It’s one thing to have a museum spell out the importance of a place by curating artifacts important to its story. It’s another thing entirely when the history of a place never departed—remaining in the very place it originated from more than 150 years later. For museum fans and history buffs alike, the latter is true when it comes to the Eureka Sentinel Museum, just off the Loneliest Road in America in Eureka, Nevada. 


Situated in the same building that housed the Eureka Sentinel Newspaper, the museum’s first floor proudly displays an original, complete pressroom from the 1860s—the very press that produced the newspaper, which ran from 1879 to 1960. The pressroom walls are plastered with posters that were printed by this local newspaper more than 150 years ago, and all press equipment—ranging from historic type cases, to layout boards, ink containers, a range of typewriters and linotype machines—is original and remains intact in its place.

Interestingly enough, three generations of the Skillman family—Archibald, Edward and Willis—edited the newspaper throughout its livelihood. Archibald originally ran his printing press in nearby present-day Hamilton Ghost Town before moving his press to Eureka. The Eureka Sentinel originally started as a weekly newspaper, but became a daily by 1871 reporting local and international news via telegraph dispatches. The Sentinel’s reporting of mining and other opportunities helped bring people and investors to this once booming Nevada mining district.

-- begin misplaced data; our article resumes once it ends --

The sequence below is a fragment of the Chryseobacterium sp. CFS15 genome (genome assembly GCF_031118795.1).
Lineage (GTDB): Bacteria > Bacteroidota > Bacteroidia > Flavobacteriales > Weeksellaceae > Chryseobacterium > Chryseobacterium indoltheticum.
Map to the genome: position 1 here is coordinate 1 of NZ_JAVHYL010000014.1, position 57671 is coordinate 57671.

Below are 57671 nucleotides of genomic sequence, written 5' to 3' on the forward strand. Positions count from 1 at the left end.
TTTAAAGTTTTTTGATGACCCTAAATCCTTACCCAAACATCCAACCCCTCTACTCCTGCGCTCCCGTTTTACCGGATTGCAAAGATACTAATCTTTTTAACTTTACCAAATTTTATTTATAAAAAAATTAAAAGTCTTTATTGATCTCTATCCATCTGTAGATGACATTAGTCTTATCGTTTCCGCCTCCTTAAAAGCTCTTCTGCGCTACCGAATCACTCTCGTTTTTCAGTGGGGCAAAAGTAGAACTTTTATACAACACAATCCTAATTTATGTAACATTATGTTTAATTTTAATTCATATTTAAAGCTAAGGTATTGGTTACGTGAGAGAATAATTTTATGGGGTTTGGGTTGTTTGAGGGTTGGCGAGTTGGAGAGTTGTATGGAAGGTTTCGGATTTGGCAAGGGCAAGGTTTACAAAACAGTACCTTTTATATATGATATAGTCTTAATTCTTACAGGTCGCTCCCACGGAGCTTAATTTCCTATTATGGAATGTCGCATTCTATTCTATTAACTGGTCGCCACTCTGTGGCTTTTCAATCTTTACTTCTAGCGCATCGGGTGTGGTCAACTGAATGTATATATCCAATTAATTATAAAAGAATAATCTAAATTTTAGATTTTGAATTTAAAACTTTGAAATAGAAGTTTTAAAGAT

While the press itself is a fascinating window into Eureka’s booming silver and lead strikes during the 1860s, other exhibits throughout this two story museum make life in early Eureka come alive with exhibits featuring preserved items from the local school and various private residences, historic photographs, and relics important to the early mining days ranging from historic documents, stock certificates, ledgers, and personal items belonging to the men who worked these mines. Other artifacts at the Eureka Sentinel Museum include military uniforms from both the first and second World Wars, as well as a robust collection of items from various fire companies and fraternal organizations in the Eureka area. 

In addition to its historic building, interesting displays and amazing artifacts, the museum also features a gift shop that offers local crafts, books about Eureka’s fascinating past, as well as great gifts and souvenirs to take with you. 


Admission is free, though this enriching cultural center depends on donations. These contributions help with establishing and preservation of museum exhibits, and supports future additions to the property. When visiting this valuable historical resource, please consider making a donation. The Eureka Sentinel Museum is open Tuesday through Sunday from 8:00 a.m. to 5:00 p.m., closed 12:00 p.m. to 1:00 p.m. for lunch. For more information on visiting, group tour access, and special events, please dial the museum directly at (775) 237-5010.

Travel Nevada PRO TIP: The Eureka Opera House and Eureka Sentinel Museum are some of Eureka’s most visited attractions. If you do happen to stop by within business hours and either location is inexplicably closed, try and walk across the street to check the other location. For example, if the Eureka Opera House is closed, head for the Eureka Sentinel Museum—they should be able to help answer when the Opera House will be open, how to visit, and vice versa. Small town perks!

This Location:

North Central, Nevada




North Central